Introducing the Good Governance Series

M. FauthIn the thirty plus years of working in the nonprofit sector I have experienced the good, the bad and the ugly that can occur in this field. I’m not saying that those traits are solely characteristic of nonprofits. Oh no, not at all, but in some way the public expects more and better of nonprofits and that is definitely a good thing.

With expecting more as my guide I’d like to continue with a series focusing on good governance.

Today’s post will start at the top: Assessment of the executive director.

I’ll begin with a story about my first position as an executive director.  At the time of my hiring there wasn’t much of a job description beyond run the center and raise funds to keep the doors open.

Previously I had been a public school teacher and had employee expectations based on that experience: clearly stated responsibilities for my position and an evaluation every year to confirm I was performing well. Around the six-month into my position I went to the board president and asked when to expect an assessment of my work. The response was “What? Why?” The board had never done one before, which might have been the reason why I was the sixth executive director in the organization’s five year history!

Point of my story? Because I didn’t want any surprises (as in ‘here’s your pink slip’), I wanted the board to identify what they expected of me and support me through the learning curve.

Executive Directors:

  • Don’t be afraid of being evaluated by your board.
  • Ask if they don’t bring it up first.
  • Go into the evaluation with a positive attitude.
  • You have a right to be involved and informed throughout the process.

Board Members:

  • Don’t be timid, evaluating your organization’s executive director is one of your Ten Basic Responsibilities.
  • An assessment clarifies expectations between the board and the E.D.
  • It should also foster growth and development of the E.D. and the organization.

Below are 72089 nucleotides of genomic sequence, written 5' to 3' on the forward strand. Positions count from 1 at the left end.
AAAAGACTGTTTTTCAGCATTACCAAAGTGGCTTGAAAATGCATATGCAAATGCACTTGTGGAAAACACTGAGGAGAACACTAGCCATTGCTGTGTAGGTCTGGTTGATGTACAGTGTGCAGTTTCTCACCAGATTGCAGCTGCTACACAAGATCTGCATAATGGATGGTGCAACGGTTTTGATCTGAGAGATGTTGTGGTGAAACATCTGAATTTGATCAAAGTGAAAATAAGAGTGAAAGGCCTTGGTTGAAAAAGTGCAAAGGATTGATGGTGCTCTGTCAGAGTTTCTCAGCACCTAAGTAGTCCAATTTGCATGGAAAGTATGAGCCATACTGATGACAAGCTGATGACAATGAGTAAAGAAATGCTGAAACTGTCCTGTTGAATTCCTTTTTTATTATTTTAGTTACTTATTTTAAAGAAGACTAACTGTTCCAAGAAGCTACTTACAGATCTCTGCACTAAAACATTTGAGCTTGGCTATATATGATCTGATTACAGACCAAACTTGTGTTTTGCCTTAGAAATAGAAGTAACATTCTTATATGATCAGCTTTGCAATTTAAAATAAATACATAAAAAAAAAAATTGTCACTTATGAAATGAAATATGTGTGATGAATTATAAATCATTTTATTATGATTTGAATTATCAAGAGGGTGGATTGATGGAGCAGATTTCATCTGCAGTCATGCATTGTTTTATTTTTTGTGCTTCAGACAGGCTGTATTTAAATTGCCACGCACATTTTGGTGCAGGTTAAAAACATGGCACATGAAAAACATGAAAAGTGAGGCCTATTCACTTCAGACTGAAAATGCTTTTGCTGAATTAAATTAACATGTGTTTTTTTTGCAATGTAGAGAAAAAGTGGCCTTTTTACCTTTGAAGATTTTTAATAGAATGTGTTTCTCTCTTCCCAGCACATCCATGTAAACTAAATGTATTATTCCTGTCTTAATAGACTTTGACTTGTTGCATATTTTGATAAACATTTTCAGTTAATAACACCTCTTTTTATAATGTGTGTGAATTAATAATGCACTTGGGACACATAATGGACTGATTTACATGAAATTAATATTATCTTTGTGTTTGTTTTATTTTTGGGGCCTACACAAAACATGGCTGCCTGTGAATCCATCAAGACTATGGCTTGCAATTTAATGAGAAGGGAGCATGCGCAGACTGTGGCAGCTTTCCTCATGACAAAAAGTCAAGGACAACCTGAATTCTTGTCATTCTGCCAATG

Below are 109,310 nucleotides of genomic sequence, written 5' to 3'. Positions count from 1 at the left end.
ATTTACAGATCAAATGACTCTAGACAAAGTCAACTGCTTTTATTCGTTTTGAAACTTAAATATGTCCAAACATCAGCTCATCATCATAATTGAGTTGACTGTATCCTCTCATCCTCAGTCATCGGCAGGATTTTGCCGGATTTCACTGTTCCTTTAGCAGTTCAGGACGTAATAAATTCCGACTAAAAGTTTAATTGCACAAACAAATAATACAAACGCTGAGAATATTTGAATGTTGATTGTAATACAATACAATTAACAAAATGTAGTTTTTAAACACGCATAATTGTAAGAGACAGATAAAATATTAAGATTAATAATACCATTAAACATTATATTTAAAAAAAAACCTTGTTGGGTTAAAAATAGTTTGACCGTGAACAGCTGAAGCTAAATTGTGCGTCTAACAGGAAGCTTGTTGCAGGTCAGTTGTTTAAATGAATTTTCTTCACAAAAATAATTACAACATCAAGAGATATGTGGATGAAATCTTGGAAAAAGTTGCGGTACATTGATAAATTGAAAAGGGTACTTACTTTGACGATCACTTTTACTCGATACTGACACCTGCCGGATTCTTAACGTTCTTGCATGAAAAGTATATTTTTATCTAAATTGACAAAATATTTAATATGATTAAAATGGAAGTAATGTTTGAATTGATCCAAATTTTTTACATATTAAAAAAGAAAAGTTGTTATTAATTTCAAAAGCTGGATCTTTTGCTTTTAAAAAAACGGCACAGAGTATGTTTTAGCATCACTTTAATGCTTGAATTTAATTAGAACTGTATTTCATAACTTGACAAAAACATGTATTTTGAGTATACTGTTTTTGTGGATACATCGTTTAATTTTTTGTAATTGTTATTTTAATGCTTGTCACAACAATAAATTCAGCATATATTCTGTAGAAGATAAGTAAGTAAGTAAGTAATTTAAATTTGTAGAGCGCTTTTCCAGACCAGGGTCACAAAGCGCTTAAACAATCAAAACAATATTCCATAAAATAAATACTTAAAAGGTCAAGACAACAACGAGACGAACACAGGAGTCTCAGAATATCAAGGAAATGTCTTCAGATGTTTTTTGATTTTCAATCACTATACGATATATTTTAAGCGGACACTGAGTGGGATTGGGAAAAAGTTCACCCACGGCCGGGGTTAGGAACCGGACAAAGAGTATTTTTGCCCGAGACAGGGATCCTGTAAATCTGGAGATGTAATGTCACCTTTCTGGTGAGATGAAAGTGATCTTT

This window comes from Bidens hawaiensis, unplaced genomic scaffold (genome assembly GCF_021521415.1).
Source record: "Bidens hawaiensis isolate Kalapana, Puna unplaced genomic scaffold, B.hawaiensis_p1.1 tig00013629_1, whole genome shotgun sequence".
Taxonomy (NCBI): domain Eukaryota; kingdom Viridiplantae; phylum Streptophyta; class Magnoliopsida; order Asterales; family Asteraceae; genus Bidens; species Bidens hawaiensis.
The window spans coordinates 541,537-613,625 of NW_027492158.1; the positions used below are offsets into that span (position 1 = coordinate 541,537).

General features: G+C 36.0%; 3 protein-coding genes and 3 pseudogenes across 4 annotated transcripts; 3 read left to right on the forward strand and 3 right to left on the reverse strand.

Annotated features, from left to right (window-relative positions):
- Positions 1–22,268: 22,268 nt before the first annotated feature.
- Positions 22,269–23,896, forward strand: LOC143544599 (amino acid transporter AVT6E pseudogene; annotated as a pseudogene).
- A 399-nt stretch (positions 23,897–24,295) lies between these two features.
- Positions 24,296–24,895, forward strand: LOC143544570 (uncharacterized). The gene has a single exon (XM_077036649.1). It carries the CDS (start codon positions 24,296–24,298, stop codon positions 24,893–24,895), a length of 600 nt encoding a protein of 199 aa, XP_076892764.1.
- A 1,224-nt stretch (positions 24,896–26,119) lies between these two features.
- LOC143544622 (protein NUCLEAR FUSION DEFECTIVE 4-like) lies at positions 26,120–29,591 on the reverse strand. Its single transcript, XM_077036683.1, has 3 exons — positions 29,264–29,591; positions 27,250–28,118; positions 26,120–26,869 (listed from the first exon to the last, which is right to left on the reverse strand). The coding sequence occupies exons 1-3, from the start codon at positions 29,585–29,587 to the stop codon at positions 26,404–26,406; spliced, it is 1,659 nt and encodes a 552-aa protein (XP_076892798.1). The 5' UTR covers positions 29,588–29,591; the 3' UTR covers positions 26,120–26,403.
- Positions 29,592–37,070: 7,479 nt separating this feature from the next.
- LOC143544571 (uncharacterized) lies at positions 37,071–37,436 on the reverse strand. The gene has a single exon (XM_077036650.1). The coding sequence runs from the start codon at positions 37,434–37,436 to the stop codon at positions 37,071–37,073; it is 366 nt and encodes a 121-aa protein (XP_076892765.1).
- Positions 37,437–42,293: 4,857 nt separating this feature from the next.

• Give the E.D. a heads-up that an assessment is in the works, engage him/her in the process if none is already in place.
  • Include a face-to-face with the E.D. with questions and time for them to respond.
  • Don’t have a closed-door executive committee meeting before the above – that’s scary to the E.D.!
  • Provide, in writing, the board’s consensus of the E.D.’s work. There are several templates available for assessment in the form of questions, surveys and self-evaluation which will make this responsibility manageable for any board.
  • Resources to help nonprofit boards begin, or improve their E.D. evaluation are available at the PCNRC.

An annual assessment need not be a major undertaking every year.

Depending on your organization it may not be necessary to do a thorough assessment every twelve months.  Intersperse a full evaluation on alternate years with a less formal verbal evaluation and discussion between your executive director with the board chair or governing committee. Be sure to have a written record of the meeting.

There are several templates available for assessment in the form of questions, surveys and self-evaluation which will make this responsibility manageable for any board.

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